Reflection for the Sixteenth Sunday of Ordinary Time

Divine Dialogue of God with the Soul


I once had a spiritual director who, when she and I would meet to talk about things that matter, would begin by asking, ‘Sister, how’s your love life?’

It would choke me up every time. I knew she was asking me about my relationship with God, and that the question came from a place deep in her soul because she understood that, really, nothing else matters. But I struggled every time to find the words. Sometimes there were more tears than words. But I loved those encounters with her.


Sister would listen with her heart while I talked mostly about my prayer life. I was young, not many years in religious life, and was trying on different styles of prayer to find the one that I thought would ‘fit’ me. Sometimes the conversation was taking place after a long month of praying in ways that seemed to go nowhere. Other times I was pleased to be able to share with her some ‘success stories’ about times of prayer that brought me great consolation, leading me to think I had reached the heights of holiness (I say this to my greater shame). Usually she said very little, but as I bared my soul to this wonderful guide who knew just how to draw me into self-knowledge without embarrassing me, I gradually came to understand what prayer was about.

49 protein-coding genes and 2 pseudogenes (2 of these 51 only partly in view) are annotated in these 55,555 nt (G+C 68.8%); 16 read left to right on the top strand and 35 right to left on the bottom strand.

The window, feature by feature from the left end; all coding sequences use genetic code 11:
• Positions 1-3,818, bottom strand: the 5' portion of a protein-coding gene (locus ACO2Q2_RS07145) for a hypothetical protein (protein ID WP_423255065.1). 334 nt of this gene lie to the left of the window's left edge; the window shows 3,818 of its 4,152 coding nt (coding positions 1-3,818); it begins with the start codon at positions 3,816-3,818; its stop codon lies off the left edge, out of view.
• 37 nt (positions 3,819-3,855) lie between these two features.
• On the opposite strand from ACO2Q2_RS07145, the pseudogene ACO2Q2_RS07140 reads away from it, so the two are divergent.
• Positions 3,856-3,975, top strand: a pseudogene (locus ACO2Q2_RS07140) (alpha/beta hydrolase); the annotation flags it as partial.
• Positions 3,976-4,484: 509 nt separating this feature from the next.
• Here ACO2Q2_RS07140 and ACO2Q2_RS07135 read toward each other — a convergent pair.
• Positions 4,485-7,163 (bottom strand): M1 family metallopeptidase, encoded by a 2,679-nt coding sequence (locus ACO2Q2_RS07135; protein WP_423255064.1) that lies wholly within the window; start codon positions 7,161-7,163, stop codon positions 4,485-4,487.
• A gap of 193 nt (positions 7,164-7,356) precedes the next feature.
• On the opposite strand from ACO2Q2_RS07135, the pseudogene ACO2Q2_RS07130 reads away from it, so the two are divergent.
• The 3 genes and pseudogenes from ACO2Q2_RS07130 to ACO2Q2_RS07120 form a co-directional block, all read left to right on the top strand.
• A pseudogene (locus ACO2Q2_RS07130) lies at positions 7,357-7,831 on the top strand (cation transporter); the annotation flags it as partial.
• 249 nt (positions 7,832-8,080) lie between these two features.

I think of those long-ago conversations about ‘my love life’ each time I read the Gospel passage we hear today, Luke 10:38-42. It’s the story of Martha and Mary receiving Jesus into their home for dinner. You remember it. Martha was busy in the kitchen preparing (probably) a gourmet meal for the Lord, while Mary was sitting on the floor at His feet, listening to Him. After a while, Martha came in from the kitchen, and basically asked Jesus to puh-leeze! send Mary into the kitchen to help her, so they could both come back when supper was ready to be close to Jesus together.


One can’t blame Martha, who must have loved Jesus very much, for being upset with her sister who was taking for herself the privilege of spending quality time with Jesus while Martha was doing all the work. Yet Jesus answers this frazzled cook (and I paraphrase), ‘Don’t be worried and anxious about dinner. Mary is doing something far more important.’


Strange words, coming from the gentle Jesus. Scripture scholars have long been trying to interpret exactly what Jesus meant by them, and I certainly can’t say for certain myself. But what I do know is that Jesus was showing approval of Mary’s simple gesture of sitting at His feet, listening.


Sitting and listening. That’s a sure sign of a good love life, don’t you think? No special gifts need to be brought to this relationship–for after all God invites us to a relational life with Him–but only making time and space to be together.


This Gospel helped me realize through my encounters with my gentle spiritual director that setting aside time to be present to each other is gift enough for Jesus and for me. Presence. That’s the reality of prayer. No studied formula, no pattern of steps 1, 2, and 3. Early on and into our golden years our love life can be measured through our prayer, if you will, by the way Jesus finds us sitting at His feet so we can listen to one another’s heart beat.


Now, that’s love. And that’s real life.


God bless you. And thanks for letting me share this story with you.


“With Mary, our lives continually proclaim the greatness of the Lord and the joy experienced in rendering service to Him.”

Holy Rule

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